We arrived early Friday morning to join the group of the 14 Israeli and Palestinian young adults for a time to reunite for a Poetry slam. This was a group who had participated in an exchange program with British young adults at the end of the summer.
The meeting was designed to help them understand their potential for true impact within their communities. This was done by sharing their experiences of how their trip to the UK impacted those around them.
Everyone was given a set of questions about the changes they had experienced since going on the trip and all of them had stories to share.
I asked Michel,"So, how do you want to change the world?"
His stared at me with his eyes wide-opened, “How do you know I've been thinking about that?”
I met Michel at Musalaha's summer camp. Six days with 83 children means hours of screaming, sweating, water-splashing, running around, all in the summer heat. After a day full of activities and two hours of dragging the four girls from their gossiping and giggling to their sleeping quarters, I thought to myself,
"What do all these have to do with reconciliation?"
Many look at the situation in our country and continue to ask if there is hope. What does our future look like? I see both hope and a future in our young people.
I have been actively working with Israeli and Palestinian women for many years. I have been sowing and planting with tears, sometimes frustration, but also with much joy when I see the fruits of our labor. Yet, this was the first time I was asked to lead a group of young adults on a cultural exchange with British young people. It was this trip that gave me a renewed vision of our work of reconciliation here at Musalaha.
Much has been written on the impact of the Jewish Nation-State law, passed by the Knesset only a few weeks ago. By defining the state of Israel as the “national home” of the Jewish people, the law declares that the right of self-determination within the State of Israel is exclusive to Jews only. Most popular criticism of the law has correctly stated that it compromises peace, democracy and equal rights for all Israeli citizens, and it has demoralized the non-Jewish segment of Israeli society. In particular, it has diminished legitimacy of the Palestinian people. The aim of this article, however, is to address how this law affects Christians in The Land alongside those of us working in reconciliation.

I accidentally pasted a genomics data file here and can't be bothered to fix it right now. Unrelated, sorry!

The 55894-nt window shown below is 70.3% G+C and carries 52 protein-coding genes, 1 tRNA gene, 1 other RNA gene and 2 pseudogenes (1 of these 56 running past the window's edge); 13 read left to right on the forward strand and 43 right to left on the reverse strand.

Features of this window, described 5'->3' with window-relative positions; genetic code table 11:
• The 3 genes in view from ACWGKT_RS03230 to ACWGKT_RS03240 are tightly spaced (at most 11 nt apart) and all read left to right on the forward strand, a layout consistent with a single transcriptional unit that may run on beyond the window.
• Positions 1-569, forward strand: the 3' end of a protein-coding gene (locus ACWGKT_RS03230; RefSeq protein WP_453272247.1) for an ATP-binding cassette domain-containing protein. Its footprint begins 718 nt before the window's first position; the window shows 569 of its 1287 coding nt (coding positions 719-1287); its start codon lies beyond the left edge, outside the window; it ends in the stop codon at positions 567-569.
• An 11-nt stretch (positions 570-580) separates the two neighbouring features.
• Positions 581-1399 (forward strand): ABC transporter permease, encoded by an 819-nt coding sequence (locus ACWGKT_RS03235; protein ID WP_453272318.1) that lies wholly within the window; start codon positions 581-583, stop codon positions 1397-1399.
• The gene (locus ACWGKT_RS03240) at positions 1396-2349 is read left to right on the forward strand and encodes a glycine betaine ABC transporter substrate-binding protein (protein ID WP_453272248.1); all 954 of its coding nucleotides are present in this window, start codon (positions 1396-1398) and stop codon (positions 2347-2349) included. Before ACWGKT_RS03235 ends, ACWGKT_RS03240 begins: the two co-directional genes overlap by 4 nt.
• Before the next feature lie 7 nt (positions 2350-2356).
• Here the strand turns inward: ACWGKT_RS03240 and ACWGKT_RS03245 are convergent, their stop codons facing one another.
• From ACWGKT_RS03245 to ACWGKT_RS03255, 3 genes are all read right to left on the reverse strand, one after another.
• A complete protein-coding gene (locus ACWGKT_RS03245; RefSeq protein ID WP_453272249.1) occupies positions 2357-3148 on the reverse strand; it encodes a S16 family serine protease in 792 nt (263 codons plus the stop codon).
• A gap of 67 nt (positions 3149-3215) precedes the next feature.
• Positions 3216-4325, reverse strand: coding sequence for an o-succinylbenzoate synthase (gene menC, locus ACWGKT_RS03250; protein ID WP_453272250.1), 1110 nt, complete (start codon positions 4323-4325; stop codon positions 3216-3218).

During a blazing hot week beneath the Middle Eastern sun, we took a group of 75 kids on a journey “back to Egypt.” This was the theme for the first of our two summer camps that took place in Bethlehem and included Muslim and Christian children from the city and its surrounding villages.
Musalaha summer camps are in many ways like any other camp with teaching, crafts, games and so forth, but there is an important dimension that is unique to our camps. We deliberately seek to impart principles of reconciliation to our participants who represent communities across the divide. The demographic makeup of our camps includes people from the cities and villages, Christians from a wide spectrum of churches as well as Muslims. This year almost 50 percent of the participants were from Muslim backgrounds, and much of this had to do with the success of the camp the previous year.